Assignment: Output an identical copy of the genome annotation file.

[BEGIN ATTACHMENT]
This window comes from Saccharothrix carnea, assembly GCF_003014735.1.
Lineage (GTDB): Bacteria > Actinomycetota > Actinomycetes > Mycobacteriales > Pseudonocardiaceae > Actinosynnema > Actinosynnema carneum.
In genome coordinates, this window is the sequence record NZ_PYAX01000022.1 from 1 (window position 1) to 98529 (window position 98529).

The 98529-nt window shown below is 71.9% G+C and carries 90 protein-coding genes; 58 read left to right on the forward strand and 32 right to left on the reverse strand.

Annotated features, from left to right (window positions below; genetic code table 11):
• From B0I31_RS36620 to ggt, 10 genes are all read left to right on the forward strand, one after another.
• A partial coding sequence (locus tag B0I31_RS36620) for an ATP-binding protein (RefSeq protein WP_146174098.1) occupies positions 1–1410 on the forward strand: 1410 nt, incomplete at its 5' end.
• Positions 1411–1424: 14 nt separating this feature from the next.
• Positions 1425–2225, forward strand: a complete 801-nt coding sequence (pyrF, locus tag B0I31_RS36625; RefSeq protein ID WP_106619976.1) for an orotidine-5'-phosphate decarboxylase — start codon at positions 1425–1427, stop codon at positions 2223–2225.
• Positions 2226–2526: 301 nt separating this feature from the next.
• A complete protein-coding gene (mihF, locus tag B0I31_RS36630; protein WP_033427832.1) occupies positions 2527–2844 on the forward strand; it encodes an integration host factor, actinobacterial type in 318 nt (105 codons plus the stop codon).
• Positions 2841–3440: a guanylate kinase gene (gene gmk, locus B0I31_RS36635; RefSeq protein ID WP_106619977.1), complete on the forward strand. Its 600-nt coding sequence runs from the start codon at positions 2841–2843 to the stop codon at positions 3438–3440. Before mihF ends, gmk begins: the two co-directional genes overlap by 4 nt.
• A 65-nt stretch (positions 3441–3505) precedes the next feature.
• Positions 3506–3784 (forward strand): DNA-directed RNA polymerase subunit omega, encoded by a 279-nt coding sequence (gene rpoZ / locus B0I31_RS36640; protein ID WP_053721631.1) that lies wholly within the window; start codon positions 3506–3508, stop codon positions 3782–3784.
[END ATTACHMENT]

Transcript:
This window comes from Saccharothrix carnea, assembly GCF_003014735.1.
Lineage (GTDB): Bacteria > Actinomycetota > Actinomycetes > Mycobacteriales > Pseudonocardiaceae > Actinosynnema > Actinosynnema carneum.
In genome coordinates, this window is the sequence record NZ_PYAX01000022.1 from 1 (window position 1) to 98529 (window position 98529).

The 98529-nt window shown below is 71.9% G+C and carries 90 protein-coding genes; 58 read left to right on the forward strand and 32 right to left on the reverse strand.

Annotated features, from left to right (window positions below; genetic code table 11):
• From B0I31_RS36620 to ggt, 10 genes are all read left to right on the forward strand, one after another.
• A partial coding sequence (locus tag B0I31_RS36620) for an ATP-binding protein (RefSeq protein WP_146174098.1) occupies positions 1–1410 on the forward strand: 1410 nt, incomplete at its 5' end.
• Positions 1411–1424: 14 nt separating this feature from the next.
• Positions 1425–2225, forward strand: a complete 801-nt coding sequence (pyrF, locus tag B0I31_RS36625; RefSeq protein ID WP_106619976.1) for an orotidine-5'-phosphate decarboxylase — start codon at positions 1425–1427, stop codon at positions 2223–2225.
• Positions 2226–2526: 301 nt separating this feature from the next.
• A complete protein-coding gene (mihF, locus tag B0I31_RS36630; protein WP_033427832.1) occupies positions 2527–2844 on the forward strand; it encodes an integration host factor, actinobacterial type in 318 nt (105 codons plus the stop codon).
• Positions 2841–3440: a guanylate kinase gene (gene gmk, locus B0I31_RS36635; RefSeq protein ID WP_106619977.1), complete on the forward strand. Its 600-nt coding sequence runs from the start codon at positions 2841–2843 to the stop codon at positions 3438–3440. Before mihF ends, gmk begins: the two co-directional genes overlap by 4 nt.
• A 65-nt stretch (positions 3441–3505) precedes the next feature.
• Positions 3506–3784 (forward strand): DNA-directed RNA polymerase subunit omega, encoded by a 279-nt coding sequence (gene rpoZ / locus B0I31_RS36640; protein ID WP_053721631.1) that lies wholly within the window; start codon positions 3506–3508, stop codon positions 3782–3784.